Gaming on the go is a concept almost as old as video games themselves. One of the first – if not the first – portable video games was called Auto Race, and was made by Mattel in 1976 [1,2]. It was a simple device, based off of a calculator chip, but it started a large market. Many other toy companies – Tomy, Bandai, and Milton Bradley, to name a few – joined in. One of these was a relatively small Japanese toy company by the name of Nintendo. In 1980, Nintendo released a small portable video game called Game and Watch: Ball . This was soon followed up by many other Game and Watch titles, at a rate of one a month. A total of 59 different games were released. Nintendo’s foray into the market did well, selling 12 million copies in Japan and 30 million overseas . These numbers may, in fact, be lower than the true number sold, as Nintendo had problems with counterfeiters selling knock-offs .
But just one game will get boring after a time, and it’s hard to justify the cost of an entire device for a single game. That’s why Milton Bradley created the Microvision, a portable device that could utilize interchangeable cartridges. It was released in 1979, only three years after the first home console that accepted cartridges (the Fairchild Channel F, see February’s column) . While the Microvision did moderately well, it didn’t set the world on fire. There wasn’t another cartridge-based handheld until Nintendo’s Game Boy, released in 1989 . However, unlike its predecessor, the Game Boy did incredibly well. This in part was due the fact that it was marketed to adults as well as children.8 Seeing the opportunity, other companies released handheld systems. Atari released the Lynx in 1989 , and Sega released the Game Gear in 1990. Though both these competitors had superior graphics, their battery life was less than impressive, and their bulk reduced portability. As a result, neither was a success, and Nintendo gained a near-monopoly on the handheld gaming market.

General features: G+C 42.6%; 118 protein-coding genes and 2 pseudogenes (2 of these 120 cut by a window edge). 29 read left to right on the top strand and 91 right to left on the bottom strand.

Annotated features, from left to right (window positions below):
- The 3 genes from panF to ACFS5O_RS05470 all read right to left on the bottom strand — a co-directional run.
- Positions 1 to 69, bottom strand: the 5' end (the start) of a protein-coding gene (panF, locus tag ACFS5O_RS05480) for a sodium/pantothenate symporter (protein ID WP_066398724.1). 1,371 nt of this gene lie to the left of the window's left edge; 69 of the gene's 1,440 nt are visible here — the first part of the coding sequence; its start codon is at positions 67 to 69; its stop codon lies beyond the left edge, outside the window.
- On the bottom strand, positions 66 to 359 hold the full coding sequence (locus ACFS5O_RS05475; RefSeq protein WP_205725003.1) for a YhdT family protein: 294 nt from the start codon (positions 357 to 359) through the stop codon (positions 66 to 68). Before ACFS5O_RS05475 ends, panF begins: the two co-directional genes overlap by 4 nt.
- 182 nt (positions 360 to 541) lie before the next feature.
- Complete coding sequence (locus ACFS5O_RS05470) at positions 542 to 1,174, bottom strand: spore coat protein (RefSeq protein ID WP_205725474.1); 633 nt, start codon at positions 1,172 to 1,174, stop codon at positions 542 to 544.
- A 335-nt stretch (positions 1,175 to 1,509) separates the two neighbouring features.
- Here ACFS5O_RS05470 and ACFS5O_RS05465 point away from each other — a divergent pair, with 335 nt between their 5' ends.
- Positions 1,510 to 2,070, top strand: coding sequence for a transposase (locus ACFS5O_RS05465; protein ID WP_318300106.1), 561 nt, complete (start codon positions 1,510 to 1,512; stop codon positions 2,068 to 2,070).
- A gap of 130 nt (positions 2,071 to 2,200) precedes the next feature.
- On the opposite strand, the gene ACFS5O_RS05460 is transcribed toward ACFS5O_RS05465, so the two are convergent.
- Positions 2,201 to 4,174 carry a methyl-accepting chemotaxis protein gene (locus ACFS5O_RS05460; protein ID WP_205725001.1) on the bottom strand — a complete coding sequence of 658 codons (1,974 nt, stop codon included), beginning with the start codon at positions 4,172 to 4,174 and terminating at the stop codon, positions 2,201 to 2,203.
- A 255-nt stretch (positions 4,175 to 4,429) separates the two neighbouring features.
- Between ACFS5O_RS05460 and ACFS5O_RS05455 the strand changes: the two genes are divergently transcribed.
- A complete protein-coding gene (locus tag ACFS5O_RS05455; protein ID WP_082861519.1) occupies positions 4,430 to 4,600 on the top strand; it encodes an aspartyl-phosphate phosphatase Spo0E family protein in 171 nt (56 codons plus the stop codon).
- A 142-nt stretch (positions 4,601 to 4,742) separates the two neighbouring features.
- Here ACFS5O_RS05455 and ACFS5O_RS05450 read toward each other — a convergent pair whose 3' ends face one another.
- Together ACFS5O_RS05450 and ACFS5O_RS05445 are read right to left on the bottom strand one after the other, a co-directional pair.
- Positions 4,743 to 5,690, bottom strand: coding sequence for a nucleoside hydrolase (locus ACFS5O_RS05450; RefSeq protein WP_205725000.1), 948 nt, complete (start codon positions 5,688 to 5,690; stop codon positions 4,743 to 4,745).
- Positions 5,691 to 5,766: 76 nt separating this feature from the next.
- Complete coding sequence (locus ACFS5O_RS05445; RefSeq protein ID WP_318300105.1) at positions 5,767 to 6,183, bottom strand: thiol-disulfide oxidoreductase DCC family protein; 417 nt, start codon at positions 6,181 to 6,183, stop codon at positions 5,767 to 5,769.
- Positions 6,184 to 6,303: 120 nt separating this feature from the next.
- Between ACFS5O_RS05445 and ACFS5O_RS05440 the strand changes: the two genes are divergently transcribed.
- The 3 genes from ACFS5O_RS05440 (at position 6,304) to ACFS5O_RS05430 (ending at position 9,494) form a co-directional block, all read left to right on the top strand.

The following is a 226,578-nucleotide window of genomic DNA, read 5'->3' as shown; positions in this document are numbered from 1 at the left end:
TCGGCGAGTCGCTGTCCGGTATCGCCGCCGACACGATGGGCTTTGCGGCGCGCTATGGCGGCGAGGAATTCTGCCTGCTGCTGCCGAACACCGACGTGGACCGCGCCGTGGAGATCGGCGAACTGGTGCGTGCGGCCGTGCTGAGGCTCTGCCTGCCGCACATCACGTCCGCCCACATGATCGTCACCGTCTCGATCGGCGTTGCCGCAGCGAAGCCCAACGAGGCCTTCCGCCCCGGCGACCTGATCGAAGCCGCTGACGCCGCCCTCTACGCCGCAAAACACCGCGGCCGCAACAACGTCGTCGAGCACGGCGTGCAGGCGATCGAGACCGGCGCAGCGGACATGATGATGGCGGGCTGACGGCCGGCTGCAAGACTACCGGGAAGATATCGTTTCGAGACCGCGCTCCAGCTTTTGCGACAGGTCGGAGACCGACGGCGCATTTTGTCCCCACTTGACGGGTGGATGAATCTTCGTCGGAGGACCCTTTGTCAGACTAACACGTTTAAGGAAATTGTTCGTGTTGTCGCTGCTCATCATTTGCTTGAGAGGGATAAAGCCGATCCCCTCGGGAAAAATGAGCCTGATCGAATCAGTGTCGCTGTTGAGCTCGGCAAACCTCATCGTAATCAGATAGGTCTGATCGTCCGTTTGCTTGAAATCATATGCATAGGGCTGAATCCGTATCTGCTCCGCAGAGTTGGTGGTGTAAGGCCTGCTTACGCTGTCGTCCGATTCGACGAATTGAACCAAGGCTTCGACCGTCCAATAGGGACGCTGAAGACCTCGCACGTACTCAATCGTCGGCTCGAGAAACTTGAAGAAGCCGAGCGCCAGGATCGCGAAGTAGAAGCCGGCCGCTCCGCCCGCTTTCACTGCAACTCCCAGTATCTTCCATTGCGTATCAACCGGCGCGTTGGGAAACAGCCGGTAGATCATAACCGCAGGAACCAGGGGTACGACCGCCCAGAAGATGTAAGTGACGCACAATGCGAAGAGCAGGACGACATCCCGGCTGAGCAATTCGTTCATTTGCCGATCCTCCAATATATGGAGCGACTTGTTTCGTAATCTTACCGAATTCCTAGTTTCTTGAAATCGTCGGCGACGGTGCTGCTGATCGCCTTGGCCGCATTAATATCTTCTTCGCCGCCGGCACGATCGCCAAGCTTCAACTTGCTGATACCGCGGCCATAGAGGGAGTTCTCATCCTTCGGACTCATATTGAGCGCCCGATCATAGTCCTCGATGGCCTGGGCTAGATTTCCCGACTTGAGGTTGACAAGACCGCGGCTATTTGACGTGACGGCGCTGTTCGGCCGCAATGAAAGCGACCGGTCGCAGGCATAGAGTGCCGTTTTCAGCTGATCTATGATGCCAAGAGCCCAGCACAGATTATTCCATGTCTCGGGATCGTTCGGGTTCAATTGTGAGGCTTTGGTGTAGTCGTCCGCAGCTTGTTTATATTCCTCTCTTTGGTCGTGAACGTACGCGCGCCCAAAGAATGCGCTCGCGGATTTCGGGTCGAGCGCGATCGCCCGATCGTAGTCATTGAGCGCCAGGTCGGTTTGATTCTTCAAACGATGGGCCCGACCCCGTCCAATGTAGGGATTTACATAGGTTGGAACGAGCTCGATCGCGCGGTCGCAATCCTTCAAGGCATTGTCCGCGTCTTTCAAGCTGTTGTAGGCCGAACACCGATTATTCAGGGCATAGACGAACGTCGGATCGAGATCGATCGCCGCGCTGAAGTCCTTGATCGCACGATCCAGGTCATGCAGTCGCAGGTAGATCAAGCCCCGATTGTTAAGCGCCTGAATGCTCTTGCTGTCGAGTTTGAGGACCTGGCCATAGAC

Game Boy’s sales slowed in the mid 90’s, and some thought that it was nearing the end of its life . Instead, its sales surged again due to two factors. The first was a hardware refresh, the Game Boy Color. It was smaller and had a somewhat more powerful processor, but the real advantage was its color screen. The other factor was a pair of games called Pokémon Red and Blue (or Green, if you were in Japan). With the new interest from a generation of kids who loved Pokémon, the Game Boy line continued until 2004.
It was then that Nintendo faced perhaps its most formidable opponent in the handheld industry: the Sony PlayStation Portable. Like the previous Lynx and Game Gear, it was technologically superior to Nintendo’s offering, but unlike them, it had a decent battery life. It also had the strength of Sony’s software ecosystem, coming off of their successes with the PlayStation and PlayStation 2. It did well, selling 80 million units total . Nintendo, however, wasn’t going to roll over and let Sony win again. Despite its original success with adults, the Game Boy line had become more child-oriented over the years. Nintendo decided to shake things up by adding a new way of interacting with the games, in the hope of attracting new customers. The result was the Nintendo DS, a two-screened device that had a touch screen on the bottom. Initially, it was presented as a “third pillar” – an experiment alongside the Game Boy line, not designed to replace it. But the DS took off, selling 5 million units in its first year (2004), and the Game Boy brand was quietly retired .
The release of the iPhone in 2007 was not seen as a video game event, but within a few years it became clear that it and the other smartphones that followed in its wake were going to have a big impact on the handheld gaming sector. Games on smartphones, such as Angry Birds, have done remarkably well. The successors to the PlayStation Portable and the Nintendo DS – the PlayStation Vita and the Nintendo 3DS, respectively – have both sold substantially less than their predecessors, which has been attributed to people filling their portable entertainment needs with their phones.
What is the future of portable gaming? Smartphone gaming is not going anywhere – a fact that has been underlined by Nintendo’s recent announcement they would make games for smartphones. But many games built for more traditional platforms do poorly when moved to phones, whether because of the small screen or a reliance on traditional buttons. Ultimately, I’m far too biased to give an accurate prediction. What is clear is that portable gaming has become mainstream, and that is unlikely to change.
 Before the Crash, page 86
 In action: https://www.youtube.com/watch?v=isejBX1Tyjk
 Game Over, page 127
 The Ultimate History of Video Games, page 415
 Game Over, page 295
 The Ultimate History of Video Games, page 419